Devonte Green: Unlikely to be drafted. Devonte Green heated up as the season ended for the Hoosiers. With older brother Danny Green in the NBA and currently playing in the NBA playoffs with the Toronto Raptors, Devonte certainly has the same goals to play at the next level. Devonte Green will test the NBA waters, get feedback, and better understand what to work on during the upcoming season with the Hoosiers.

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Juwan Morgan: Unlikely to be drafted. Juwan Morgan has been one of the most important pieces for Archie Miller’s Hoosiers in the past two seasons. Especially since he was taken on the brunt of the workload once teammates James Blackmon Jr., OG Anunoby, and Thomas Bryant all moved on to the professional ranks. Juwan appears on some draft boards, but most likely he will not be drafted in the 2019 NBA draft.

Justin Smith: Unlikely to be drafted. Justin Smith showed brief moments of brilliance throughout the season, but in his second year as a Hoosier, he failed to live up to consistent expectations. Smith has the athleticism and ability to be have a breakout season, but it would be surprising to see him drafted and not return to the Hoosiers.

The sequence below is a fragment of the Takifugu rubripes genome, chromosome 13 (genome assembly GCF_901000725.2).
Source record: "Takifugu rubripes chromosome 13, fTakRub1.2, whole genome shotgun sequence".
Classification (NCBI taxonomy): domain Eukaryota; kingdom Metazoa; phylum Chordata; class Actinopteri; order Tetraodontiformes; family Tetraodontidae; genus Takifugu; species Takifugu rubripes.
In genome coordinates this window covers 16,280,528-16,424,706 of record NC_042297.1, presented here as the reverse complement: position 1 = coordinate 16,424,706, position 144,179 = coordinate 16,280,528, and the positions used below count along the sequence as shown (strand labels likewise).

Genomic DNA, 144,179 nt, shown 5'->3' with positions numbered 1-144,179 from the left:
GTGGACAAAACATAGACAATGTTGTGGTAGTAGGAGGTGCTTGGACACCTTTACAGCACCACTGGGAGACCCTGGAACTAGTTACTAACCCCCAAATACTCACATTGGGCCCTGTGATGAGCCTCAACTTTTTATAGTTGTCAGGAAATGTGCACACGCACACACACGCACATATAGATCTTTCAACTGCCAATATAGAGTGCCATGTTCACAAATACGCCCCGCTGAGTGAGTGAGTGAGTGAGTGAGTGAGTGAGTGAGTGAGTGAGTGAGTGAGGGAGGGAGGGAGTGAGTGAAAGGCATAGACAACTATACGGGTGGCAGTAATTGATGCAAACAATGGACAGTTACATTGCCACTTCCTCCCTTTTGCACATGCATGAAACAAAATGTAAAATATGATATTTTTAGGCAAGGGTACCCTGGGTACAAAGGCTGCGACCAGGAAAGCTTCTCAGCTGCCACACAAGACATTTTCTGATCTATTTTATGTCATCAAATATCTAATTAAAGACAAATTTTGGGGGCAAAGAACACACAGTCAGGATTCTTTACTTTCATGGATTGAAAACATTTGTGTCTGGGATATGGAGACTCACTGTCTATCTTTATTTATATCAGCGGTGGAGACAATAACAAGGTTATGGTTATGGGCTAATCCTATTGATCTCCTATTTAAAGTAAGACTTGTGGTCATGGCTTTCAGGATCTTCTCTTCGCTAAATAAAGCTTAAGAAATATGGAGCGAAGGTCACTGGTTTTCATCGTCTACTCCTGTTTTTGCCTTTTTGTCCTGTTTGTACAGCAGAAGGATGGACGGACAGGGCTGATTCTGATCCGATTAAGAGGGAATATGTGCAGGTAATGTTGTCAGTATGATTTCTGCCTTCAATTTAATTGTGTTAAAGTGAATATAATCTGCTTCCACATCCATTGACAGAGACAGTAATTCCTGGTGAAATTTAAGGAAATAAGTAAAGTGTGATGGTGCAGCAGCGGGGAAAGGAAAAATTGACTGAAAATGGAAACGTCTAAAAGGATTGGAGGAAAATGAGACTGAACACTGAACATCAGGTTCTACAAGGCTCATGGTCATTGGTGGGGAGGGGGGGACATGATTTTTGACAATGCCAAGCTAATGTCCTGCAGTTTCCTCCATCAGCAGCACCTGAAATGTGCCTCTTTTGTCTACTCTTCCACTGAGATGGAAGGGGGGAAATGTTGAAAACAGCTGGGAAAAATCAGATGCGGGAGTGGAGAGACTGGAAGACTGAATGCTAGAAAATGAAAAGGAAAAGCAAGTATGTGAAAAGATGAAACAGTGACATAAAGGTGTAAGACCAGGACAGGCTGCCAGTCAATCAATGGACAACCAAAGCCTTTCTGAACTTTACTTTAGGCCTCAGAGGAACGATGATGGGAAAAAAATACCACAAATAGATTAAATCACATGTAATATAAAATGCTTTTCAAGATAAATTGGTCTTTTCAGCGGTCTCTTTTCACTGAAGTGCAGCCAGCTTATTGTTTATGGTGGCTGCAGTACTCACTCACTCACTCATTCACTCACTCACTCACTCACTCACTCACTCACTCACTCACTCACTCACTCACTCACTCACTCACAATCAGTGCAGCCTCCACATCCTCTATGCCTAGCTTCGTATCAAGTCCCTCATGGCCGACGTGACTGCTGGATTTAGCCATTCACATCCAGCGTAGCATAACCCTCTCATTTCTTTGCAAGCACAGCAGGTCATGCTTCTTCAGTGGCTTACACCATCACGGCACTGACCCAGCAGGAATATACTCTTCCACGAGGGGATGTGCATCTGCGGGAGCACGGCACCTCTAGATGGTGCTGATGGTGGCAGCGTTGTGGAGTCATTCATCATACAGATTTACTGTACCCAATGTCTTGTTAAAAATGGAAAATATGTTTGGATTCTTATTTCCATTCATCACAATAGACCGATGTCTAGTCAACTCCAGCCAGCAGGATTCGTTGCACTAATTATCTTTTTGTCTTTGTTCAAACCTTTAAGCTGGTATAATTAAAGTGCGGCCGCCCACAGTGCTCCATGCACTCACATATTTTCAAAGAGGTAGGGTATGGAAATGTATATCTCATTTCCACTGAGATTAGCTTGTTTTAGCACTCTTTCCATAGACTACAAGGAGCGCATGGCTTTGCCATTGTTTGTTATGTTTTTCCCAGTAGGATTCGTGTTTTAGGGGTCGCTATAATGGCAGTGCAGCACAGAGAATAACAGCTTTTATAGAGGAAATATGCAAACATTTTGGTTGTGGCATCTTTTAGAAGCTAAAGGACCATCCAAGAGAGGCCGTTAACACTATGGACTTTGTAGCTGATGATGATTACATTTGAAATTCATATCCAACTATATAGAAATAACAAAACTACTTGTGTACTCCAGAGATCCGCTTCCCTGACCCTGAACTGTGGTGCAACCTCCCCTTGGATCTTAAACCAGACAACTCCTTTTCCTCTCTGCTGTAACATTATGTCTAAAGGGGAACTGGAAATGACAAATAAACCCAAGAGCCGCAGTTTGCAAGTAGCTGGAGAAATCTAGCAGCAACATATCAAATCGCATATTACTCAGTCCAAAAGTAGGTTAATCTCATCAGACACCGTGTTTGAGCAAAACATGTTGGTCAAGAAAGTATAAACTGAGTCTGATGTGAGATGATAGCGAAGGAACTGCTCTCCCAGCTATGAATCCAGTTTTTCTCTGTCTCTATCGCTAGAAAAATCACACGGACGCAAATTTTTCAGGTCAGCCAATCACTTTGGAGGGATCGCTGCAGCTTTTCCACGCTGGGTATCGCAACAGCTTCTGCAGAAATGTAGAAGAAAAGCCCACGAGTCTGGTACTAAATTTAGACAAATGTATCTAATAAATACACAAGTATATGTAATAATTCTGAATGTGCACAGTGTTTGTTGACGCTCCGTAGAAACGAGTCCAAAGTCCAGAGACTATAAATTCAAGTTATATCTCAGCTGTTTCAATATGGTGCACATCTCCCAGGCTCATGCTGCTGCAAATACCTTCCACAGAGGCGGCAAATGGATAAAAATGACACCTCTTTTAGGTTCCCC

Al Durham: Unlikely to be drafted. Probably the most surprising draft declaration for the Hoosiers. He’s been averaging about 8 points per game and is a deep threat when the Hoosiers need to spread the court. It does not seem likely that a team will draft him yet, but we will learn a lot more this upcoming season with him taking a more leadership role as a junior on the team.

Notable non-declarations: De’Ron Davis


Tyler Cook: Likely to be drafted. Tyler Cook has posted two back to back incredible seasons at Iowa. Last year, he declared for the NBA but returned after receiving feedback. With his stock improved, this year he may stick with the draft and leave the program regardless if he gets drafted or not. He has hired an agent. He ranges anywhere from the end of the first round to the end of the second round.